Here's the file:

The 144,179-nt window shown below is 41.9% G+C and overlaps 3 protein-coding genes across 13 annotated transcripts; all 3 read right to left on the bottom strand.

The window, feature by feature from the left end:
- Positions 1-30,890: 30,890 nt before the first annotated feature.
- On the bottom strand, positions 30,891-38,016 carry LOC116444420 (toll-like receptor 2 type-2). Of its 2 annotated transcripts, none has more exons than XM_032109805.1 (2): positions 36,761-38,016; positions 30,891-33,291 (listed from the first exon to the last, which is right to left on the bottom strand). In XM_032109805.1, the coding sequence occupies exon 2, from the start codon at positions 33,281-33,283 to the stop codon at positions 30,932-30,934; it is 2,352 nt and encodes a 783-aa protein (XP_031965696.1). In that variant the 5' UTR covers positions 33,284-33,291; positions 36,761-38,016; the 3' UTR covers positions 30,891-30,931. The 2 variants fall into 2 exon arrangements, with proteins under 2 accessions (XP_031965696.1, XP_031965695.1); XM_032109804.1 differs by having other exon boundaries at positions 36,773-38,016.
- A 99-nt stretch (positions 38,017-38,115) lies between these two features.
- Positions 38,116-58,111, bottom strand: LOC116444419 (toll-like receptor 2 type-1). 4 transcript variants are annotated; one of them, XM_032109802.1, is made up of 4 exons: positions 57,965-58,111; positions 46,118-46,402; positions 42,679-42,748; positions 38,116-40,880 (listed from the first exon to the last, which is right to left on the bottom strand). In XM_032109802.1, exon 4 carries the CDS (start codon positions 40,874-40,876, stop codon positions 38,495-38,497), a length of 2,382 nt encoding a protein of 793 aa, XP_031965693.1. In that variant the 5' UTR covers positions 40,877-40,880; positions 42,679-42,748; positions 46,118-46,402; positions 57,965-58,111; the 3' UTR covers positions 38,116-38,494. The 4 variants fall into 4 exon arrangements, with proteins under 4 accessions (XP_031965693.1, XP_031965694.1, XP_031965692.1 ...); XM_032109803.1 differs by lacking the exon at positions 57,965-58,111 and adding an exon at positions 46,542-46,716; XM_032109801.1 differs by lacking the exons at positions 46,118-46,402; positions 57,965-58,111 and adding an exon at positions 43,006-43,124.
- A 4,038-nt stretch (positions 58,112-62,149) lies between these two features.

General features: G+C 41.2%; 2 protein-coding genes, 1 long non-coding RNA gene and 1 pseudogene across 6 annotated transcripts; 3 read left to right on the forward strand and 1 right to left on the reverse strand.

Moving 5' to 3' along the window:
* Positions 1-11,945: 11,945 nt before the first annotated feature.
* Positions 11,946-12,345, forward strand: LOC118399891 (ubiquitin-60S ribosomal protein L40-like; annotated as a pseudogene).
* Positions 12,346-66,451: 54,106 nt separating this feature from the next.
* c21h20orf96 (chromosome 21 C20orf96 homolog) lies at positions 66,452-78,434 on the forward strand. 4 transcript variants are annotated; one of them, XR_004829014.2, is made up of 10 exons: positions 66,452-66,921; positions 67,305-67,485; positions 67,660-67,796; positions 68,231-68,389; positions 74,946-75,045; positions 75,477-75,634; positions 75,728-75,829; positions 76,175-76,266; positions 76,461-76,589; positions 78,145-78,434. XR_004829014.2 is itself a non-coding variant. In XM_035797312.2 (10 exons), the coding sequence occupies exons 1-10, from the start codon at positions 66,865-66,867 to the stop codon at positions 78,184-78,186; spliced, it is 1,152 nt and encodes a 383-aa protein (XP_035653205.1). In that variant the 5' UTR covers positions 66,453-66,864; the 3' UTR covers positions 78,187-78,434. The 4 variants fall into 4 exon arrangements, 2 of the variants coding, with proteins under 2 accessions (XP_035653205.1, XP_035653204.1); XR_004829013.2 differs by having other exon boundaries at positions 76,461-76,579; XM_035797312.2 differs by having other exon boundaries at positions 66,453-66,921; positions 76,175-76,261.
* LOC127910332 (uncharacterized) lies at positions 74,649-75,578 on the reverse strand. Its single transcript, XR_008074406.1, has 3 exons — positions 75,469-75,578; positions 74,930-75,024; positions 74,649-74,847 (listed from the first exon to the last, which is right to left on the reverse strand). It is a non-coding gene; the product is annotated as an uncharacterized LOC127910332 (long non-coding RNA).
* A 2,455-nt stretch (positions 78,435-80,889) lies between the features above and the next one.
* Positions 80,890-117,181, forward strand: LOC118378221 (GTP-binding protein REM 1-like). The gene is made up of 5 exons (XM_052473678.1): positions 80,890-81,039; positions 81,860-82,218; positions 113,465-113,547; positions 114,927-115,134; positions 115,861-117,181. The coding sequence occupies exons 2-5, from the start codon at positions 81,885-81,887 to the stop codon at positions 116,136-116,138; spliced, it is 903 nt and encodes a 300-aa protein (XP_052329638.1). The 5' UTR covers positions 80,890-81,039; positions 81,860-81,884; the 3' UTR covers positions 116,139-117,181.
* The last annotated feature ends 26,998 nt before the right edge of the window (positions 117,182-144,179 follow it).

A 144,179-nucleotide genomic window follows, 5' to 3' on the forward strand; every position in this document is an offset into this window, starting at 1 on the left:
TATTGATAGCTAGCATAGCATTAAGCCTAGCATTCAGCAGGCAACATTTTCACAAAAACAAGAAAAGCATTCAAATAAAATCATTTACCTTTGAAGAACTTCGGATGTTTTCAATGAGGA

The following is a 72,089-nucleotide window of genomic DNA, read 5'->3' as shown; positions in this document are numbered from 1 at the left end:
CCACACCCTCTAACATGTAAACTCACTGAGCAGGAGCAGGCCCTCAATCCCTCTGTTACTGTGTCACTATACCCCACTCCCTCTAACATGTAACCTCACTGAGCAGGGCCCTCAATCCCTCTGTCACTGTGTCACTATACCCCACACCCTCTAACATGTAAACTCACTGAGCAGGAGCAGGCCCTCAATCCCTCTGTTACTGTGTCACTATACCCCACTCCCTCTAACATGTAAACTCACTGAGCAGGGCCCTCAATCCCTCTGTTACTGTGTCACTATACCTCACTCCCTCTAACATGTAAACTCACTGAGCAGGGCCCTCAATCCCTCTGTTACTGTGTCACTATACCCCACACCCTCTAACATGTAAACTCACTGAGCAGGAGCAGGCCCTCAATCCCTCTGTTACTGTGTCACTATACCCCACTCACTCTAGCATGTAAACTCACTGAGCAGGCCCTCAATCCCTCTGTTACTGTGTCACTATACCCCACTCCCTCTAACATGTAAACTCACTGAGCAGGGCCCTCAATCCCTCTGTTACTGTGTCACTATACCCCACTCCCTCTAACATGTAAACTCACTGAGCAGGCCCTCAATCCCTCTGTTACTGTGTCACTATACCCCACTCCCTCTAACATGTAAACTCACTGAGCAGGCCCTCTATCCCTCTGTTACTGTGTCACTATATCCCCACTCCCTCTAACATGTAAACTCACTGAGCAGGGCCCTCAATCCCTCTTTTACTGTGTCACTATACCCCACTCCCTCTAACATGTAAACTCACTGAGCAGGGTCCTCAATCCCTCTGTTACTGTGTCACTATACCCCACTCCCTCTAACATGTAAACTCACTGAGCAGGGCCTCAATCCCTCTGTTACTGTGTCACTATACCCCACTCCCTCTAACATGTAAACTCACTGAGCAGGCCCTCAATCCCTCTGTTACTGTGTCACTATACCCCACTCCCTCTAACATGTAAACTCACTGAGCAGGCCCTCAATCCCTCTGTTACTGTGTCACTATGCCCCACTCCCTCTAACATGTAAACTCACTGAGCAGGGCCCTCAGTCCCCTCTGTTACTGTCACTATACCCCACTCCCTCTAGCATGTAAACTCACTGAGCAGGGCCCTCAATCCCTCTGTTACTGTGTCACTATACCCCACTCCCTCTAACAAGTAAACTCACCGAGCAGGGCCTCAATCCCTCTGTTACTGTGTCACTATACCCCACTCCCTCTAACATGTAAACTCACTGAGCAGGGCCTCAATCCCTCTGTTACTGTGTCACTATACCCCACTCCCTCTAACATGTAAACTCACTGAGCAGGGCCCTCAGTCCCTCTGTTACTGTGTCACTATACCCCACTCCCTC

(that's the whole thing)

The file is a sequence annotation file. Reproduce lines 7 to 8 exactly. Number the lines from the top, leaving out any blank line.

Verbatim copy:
- A 4,038-nt stretch (positions 58,112-62,149) lies between these two features.

General features: G+C 41.2%; 2 protein-coding genes, 1 long non-coding RNA gene and 1 pseudogene across 6 annotated transcripts; 3 read left to right on the forward strand and 1 right to left on the reverse strand.